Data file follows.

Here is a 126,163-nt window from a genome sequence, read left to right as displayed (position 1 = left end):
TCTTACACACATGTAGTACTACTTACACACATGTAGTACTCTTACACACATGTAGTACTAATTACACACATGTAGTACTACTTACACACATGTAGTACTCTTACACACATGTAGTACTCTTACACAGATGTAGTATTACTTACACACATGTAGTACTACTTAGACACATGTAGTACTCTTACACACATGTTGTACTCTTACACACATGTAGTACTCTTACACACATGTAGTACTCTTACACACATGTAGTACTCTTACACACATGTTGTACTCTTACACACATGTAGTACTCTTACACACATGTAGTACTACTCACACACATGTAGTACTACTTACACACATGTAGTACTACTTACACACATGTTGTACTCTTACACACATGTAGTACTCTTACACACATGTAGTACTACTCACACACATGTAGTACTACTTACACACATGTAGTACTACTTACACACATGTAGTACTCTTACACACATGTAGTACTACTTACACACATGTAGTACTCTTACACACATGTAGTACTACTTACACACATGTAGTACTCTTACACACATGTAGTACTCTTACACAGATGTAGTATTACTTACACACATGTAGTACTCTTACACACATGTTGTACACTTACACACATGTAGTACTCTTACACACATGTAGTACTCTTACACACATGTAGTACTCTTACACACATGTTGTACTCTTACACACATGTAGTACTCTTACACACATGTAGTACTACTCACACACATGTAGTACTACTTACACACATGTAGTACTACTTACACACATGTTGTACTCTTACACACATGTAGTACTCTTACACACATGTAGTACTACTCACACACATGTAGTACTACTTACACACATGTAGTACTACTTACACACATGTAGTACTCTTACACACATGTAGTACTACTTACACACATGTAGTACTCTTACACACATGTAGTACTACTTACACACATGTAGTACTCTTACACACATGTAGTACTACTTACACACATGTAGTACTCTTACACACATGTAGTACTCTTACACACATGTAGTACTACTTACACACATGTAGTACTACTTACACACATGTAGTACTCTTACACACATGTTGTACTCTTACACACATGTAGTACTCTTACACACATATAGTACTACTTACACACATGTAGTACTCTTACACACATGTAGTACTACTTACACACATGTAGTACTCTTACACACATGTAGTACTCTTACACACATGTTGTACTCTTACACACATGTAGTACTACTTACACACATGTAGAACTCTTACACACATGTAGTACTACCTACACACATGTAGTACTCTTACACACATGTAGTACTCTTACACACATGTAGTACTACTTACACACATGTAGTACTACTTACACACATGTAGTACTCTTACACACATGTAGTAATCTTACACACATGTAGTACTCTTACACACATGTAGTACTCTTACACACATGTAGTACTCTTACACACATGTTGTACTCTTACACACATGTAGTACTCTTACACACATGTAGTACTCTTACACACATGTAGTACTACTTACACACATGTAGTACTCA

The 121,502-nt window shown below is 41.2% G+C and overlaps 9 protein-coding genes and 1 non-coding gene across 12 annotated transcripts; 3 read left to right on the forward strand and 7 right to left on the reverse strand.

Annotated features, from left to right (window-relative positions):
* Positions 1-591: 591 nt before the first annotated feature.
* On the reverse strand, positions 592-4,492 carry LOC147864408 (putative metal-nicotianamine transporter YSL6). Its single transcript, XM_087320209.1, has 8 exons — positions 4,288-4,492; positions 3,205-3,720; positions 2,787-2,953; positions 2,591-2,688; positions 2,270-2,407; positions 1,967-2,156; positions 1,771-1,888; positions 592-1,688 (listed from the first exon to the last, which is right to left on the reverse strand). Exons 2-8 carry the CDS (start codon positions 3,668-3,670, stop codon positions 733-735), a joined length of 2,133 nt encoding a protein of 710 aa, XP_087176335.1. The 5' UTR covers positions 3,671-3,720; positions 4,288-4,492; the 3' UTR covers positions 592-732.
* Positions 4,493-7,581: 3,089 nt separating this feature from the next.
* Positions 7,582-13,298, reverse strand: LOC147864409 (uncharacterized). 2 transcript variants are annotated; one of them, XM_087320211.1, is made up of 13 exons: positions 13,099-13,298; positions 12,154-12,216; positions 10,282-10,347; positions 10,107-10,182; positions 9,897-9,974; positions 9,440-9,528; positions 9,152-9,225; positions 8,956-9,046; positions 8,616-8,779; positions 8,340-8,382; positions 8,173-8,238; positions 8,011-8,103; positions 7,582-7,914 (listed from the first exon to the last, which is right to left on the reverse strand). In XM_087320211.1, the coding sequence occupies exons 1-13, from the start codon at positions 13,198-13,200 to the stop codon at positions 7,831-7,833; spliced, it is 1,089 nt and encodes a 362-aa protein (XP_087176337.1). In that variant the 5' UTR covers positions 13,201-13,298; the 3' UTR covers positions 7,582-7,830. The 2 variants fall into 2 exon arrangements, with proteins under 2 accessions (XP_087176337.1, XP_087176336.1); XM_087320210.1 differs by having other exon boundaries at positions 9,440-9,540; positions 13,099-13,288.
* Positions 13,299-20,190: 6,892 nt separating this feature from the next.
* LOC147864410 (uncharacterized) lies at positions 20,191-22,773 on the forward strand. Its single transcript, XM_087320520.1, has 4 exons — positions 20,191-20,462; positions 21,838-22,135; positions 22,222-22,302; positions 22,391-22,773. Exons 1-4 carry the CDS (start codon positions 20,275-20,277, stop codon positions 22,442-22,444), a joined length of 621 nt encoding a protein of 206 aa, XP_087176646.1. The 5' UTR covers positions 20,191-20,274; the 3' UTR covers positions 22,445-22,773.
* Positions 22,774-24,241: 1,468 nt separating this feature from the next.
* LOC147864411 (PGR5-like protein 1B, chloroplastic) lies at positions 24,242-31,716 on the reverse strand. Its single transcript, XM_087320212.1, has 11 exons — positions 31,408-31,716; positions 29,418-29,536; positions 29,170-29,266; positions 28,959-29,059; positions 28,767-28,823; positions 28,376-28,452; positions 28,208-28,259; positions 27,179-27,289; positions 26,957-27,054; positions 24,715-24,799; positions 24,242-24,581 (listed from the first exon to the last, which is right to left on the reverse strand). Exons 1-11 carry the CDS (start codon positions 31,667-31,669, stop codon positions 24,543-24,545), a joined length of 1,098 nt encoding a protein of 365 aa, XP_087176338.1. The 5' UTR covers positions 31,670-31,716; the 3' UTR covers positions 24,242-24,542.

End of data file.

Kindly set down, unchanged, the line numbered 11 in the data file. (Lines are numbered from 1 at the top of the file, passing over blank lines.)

* Positions 22,774-24,241: 1,468 nt separating this feature from the next.